The Long Abandoned City Hall Subway Station in New York
The City Hall station was meant to be the crown jewel in the city’s new subway system. It was opened in 1904 as the southern terminal of the Manhattan Main Line (which is now part of the IRT Lexington Avenue Line). Located beneath the public area in front of City Hall, the station has always been considered the most beautiful in the city.
Using an unusually luxurious style of architecture along with colored glass tile work, beautiful skylights and dignified brass chandeliers, the station was undoubtedly unique. Although it was the focus of the subway system groundbreaking ceremony in 1904, City Hall station eventually fell into disuse.
By 1945, only around 600 people per day were being served by the elegantly appointed station. As the trains grew longer and added doors in the middle of the cars, the City Hall platforms were no longer suitable. There were now unsafe gaps between the train cars and the platform; in other stations, the platforms were rebuilt or extended, but this wasn’t an option in the tightly-curved City Hall station.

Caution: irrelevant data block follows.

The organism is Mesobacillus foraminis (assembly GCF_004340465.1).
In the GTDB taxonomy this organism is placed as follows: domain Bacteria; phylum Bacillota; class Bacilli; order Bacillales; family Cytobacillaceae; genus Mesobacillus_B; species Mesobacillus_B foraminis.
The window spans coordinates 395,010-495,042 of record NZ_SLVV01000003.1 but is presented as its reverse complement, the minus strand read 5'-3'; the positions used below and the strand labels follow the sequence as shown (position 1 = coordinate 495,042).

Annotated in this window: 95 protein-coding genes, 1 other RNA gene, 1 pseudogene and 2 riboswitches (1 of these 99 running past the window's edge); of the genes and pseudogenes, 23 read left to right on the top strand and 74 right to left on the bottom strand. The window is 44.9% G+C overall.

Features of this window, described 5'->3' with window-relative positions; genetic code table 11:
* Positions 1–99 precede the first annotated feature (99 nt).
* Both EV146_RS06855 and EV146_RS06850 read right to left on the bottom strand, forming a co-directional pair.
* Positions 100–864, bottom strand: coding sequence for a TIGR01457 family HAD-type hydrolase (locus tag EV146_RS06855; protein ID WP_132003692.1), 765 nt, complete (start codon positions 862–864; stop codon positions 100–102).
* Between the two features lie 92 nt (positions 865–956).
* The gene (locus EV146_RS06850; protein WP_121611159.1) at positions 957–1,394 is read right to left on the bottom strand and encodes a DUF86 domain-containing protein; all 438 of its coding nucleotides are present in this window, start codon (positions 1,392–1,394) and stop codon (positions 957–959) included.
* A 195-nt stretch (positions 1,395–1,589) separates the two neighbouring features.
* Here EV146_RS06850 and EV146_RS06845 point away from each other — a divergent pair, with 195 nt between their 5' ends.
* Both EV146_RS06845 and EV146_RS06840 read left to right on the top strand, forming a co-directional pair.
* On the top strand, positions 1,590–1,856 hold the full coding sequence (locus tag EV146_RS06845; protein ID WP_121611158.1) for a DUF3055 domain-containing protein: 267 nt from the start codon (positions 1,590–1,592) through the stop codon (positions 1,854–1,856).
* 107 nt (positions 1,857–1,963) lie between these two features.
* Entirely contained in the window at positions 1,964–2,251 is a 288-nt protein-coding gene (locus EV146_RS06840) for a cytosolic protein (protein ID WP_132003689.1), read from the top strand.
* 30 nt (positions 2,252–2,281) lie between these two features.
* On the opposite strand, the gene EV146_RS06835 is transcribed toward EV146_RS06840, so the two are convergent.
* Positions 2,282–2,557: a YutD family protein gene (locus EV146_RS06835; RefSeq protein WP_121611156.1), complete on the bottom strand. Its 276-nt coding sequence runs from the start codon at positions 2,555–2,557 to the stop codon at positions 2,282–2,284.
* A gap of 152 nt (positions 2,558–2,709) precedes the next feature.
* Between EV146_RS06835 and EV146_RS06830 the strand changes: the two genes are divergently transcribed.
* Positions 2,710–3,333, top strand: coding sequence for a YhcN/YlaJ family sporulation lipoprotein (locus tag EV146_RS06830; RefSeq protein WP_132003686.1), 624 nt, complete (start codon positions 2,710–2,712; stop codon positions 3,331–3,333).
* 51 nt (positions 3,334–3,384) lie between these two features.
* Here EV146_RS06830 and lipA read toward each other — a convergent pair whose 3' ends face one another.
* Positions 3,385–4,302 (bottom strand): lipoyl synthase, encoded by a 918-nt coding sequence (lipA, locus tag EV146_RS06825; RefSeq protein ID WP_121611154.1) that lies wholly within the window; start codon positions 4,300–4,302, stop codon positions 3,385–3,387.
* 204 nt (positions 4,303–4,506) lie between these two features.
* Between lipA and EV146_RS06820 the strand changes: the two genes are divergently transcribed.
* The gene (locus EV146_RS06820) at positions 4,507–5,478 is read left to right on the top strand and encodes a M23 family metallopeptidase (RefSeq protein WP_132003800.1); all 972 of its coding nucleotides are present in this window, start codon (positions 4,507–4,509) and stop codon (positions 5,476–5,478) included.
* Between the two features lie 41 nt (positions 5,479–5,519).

Rather than undertaking a very costly renovation of the station which was hardly used by the public, the city decided to close it down. The station’s last day of service was December 31, 1945.
Recently, the MTA changed the rules to allow passengers to ride through the gorgeous City Hall station. Although the station is still closed to passengers, you can get a glimpse of the former glory of this interesting piece of New York history by sitting back and relaxing while the number 6 makes it loop.
Awesome that people can officially ride through now! (Though, one of my favorite things was to stay on the Downtown 6, ride the abandoned City Hall Station loop, have the doors open at Brooklyn Bridge on the Uptown 6 and then see all the confused faces when the folks on the platform notice me already sitting on the train.)